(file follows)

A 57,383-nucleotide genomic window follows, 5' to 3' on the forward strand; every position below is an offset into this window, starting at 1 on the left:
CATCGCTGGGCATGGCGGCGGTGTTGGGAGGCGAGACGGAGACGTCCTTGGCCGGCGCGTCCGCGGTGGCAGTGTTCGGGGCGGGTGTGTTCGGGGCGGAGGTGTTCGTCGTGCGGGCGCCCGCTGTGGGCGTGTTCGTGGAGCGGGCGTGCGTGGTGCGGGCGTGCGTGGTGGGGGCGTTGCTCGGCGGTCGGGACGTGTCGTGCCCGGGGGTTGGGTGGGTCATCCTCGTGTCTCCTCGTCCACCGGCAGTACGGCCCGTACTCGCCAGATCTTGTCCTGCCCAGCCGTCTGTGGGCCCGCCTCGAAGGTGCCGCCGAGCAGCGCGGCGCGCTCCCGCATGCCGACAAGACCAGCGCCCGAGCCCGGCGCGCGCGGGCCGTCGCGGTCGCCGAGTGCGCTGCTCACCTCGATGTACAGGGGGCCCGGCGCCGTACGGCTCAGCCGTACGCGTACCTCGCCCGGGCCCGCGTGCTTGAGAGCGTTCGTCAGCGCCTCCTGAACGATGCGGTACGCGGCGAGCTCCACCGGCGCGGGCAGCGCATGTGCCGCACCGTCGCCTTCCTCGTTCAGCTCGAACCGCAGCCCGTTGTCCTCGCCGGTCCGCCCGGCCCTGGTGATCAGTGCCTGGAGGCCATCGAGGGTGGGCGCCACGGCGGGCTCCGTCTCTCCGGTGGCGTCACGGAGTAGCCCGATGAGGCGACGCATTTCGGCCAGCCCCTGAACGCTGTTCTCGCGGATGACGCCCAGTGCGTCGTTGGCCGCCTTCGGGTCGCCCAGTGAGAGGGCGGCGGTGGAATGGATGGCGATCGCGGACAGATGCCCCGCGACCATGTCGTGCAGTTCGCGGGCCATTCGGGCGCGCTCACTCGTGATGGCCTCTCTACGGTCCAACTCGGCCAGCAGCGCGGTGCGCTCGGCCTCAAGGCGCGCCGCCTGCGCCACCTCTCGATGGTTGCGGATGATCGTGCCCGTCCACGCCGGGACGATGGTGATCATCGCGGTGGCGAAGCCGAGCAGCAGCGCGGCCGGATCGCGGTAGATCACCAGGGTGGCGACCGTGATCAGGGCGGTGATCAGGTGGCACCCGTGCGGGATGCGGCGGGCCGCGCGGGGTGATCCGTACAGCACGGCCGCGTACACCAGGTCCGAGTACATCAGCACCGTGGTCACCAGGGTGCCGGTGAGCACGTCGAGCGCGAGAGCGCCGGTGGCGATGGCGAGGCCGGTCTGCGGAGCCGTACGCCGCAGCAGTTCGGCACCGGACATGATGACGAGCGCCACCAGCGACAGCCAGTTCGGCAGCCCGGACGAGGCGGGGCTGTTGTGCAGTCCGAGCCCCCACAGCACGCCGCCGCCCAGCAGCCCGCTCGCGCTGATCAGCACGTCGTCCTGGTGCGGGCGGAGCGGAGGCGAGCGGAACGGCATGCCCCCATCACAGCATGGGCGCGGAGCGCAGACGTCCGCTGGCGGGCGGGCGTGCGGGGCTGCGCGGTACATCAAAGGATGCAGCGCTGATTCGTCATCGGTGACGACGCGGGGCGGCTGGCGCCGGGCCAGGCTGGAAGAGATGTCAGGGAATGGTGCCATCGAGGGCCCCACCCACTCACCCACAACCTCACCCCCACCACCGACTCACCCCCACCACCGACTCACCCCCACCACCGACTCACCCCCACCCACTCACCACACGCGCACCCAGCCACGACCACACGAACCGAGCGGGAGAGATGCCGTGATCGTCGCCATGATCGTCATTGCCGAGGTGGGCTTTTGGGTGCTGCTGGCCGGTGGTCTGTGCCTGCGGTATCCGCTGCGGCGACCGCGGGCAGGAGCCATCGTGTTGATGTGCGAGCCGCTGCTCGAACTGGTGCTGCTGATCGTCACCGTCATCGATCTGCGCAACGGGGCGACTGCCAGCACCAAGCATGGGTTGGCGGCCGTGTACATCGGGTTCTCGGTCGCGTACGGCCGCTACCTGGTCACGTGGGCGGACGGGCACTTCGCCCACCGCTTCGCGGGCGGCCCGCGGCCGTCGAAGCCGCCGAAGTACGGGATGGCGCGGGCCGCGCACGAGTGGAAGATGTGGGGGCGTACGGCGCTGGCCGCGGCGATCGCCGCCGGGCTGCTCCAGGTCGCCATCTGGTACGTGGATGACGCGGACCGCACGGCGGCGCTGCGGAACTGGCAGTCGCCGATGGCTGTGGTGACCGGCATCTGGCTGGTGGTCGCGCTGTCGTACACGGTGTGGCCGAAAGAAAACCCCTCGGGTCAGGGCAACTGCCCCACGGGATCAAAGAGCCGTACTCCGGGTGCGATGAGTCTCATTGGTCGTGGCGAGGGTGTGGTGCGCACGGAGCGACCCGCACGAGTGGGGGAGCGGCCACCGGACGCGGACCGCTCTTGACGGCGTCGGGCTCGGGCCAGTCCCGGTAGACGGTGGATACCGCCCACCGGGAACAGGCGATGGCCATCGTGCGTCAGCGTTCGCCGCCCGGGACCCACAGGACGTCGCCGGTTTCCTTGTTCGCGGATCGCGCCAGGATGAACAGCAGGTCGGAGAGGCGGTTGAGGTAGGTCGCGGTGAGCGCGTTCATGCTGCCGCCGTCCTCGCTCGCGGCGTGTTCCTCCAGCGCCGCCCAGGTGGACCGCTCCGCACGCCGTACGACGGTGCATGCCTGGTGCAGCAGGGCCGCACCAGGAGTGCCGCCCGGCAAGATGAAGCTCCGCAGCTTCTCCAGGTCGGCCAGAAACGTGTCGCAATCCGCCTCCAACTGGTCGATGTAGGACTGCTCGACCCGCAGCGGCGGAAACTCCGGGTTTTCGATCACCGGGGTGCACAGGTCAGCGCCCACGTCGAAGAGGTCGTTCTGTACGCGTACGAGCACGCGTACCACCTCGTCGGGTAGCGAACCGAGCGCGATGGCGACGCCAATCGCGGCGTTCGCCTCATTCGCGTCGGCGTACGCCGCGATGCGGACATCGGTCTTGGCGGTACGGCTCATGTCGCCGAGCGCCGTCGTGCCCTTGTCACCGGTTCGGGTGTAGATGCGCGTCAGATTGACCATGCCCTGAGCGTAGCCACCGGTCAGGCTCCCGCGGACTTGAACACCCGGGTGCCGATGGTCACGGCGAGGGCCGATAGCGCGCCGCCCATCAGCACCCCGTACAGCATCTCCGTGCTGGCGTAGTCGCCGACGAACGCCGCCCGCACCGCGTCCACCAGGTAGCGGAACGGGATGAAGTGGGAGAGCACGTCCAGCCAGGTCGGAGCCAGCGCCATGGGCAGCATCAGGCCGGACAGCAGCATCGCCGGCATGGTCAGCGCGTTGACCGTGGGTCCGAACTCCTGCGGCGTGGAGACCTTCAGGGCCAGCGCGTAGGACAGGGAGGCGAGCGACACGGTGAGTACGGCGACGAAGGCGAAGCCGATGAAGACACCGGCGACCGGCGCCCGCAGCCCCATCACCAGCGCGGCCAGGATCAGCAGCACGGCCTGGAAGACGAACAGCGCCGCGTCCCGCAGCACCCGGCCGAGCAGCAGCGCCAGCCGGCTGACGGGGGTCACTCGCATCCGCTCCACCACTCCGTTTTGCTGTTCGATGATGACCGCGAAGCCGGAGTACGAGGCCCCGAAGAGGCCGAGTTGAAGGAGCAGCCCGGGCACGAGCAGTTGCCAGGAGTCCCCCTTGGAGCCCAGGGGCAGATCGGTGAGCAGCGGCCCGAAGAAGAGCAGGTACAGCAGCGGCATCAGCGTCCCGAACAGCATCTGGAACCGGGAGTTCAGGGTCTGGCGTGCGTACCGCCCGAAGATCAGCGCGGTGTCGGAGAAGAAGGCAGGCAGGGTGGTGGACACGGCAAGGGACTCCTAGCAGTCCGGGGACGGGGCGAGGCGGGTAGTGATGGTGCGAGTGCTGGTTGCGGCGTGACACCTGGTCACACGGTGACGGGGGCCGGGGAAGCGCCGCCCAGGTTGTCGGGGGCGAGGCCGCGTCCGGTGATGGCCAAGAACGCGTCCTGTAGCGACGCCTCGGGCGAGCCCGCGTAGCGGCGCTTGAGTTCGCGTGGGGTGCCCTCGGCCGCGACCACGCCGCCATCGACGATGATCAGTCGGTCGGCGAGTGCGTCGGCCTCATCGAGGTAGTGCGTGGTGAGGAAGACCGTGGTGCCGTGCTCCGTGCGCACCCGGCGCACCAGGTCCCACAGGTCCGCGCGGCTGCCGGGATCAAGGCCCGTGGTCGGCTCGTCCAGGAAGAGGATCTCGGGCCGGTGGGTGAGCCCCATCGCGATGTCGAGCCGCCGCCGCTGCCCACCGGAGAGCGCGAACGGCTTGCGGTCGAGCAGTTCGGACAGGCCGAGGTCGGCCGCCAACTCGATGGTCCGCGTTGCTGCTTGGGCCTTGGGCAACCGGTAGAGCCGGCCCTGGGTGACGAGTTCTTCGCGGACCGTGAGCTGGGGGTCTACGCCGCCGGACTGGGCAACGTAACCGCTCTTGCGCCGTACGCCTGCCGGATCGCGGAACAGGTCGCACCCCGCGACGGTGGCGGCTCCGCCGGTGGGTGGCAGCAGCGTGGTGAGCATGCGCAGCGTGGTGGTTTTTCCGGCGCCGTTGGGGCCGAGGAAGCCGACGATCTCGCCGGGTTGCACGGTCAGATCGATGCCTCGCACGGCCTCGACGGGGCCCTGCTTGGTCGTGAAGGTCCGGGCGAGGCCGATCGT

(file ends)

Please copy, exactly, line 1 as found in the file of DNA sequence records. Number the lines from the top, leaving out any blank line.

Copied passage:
A 57,383-nucleotide genomic window follows, 5' to 3' on the forward strand; every position below is an offset into this window, starting at 1 on the left: